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CRISTINA GRAJALES 04
CRISTINA GRAJALES 02
Mike and Doug Starn
CRISTINA GRAJALES 04
Mike and Doug Starn
CRISTINA GRAJALES 05
Mike and Doug Starn
CRISTINA GRAJALES 07
Mike and Doug Starn
CRISTINA GRAJALES 09
Mike and Doug Starn
CRISTINA GRAJALES 13
Mike and Doug Starn

Consisting of several stand alone pieces composed primarily of bamboo and rock climbing chord, Sits Like a Man, But Smiles Like a Reptile is an outgrowth of the Big Bambú installation series that premiered at the Metropolitan Museum of Art in New York in 2010 where it was the 9th most attended exhibition in the museum’s history.  Since then, Big Bambú has been exhibited in museums around the world and experienced by over 2 million people.

Big Bambú was conceived as an artwork not simply to be looked at, but as a social space that immerses one in an experience filled with tactile interaction.  Incorporating ascending pathways to elevated living rooms, lounges, and performance spaces, Big Bambú is a habitable sculpture.  The pieces featured in Sit Like a Man, But Smiles Like a Reptile expand on this concept.  Created with the same techniques and materials as the iconic sculpture series, the collection of chaise lounges, benches, and Peacock chairs are imbued with the same values as Big Bambú, but on a more personal, intimate scale.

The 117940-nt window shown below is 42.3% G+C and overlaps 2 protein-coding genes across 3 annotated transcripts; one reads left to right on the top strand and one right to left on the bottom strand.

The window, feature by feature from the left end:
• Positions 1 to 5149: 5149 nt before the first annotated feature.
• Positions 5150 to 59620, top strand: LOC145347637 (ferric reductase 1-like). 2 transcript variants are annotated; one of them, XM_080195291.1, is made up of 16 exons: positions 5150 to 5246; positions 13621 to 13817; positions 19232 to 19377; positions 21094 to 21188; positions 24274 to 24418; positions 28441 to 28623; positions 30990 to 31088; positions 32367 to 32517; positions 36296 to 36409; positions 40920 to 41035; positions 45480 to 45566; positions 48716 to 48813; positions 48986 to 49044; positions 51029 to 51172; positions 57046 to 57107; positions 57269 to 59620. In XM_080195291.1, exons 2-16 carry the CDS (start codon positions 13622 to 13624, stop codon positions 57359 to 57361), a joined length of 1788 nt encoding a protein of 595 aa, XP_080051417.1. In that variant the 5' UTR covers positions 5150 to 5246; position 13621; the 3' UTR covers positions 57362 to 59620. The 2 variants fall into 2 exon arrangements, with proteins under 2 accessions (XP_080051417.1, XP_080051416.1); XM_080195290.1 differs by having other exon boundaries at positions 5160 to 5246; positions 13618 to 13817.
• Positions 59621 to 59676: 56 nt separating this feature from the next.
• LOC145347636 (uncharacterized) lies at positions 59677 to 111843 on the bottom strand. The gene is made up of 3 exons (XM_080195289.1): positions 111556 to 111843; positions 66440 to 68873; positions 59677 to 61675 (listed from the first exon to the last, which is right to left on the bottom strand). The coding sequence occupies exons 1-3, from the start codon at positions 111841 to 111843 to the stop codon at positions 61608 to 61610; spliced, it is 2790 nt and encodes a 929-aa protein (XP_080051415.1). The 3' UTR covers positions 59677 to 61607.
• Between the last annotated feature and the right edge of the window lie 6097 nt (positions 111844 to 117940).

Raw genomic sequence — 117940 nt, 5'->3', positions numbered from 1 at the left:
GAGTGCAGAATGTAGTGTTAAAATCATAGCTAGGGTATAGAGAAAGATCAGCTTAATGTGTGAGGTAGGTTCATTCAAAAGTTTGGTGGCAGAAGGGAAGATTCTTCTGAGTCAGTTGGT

Identical twins Mike and Doug Starn were born in 1961.  First having received international attention at the 1987 Whitney Biennial, for more than 20 years the Starns were primarily known for working conceptually with photography and are concerned largely with chaos, interconnection and independence.  Over the past two and a half decades, they have continued to defy categorization, effectively combining traditionally separate disciplines such as photography, sculpture, and architecture, most notably their series Big Bambú.

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About the Artist

Identical twins Mike and Doug Starn were born in 1961. First having received international attention at the 1987 Whitney Biennial, for more than 20 years the Starns were primarily known for working conceptually with photography and are concerned largely with chaos, interconnection and independence. Over the past two and a half decades, they have continued to defy categorization, effectively combining traditionally separate disciplines such as photography, sculpture, and architecture, most notably their series Big Bambú.

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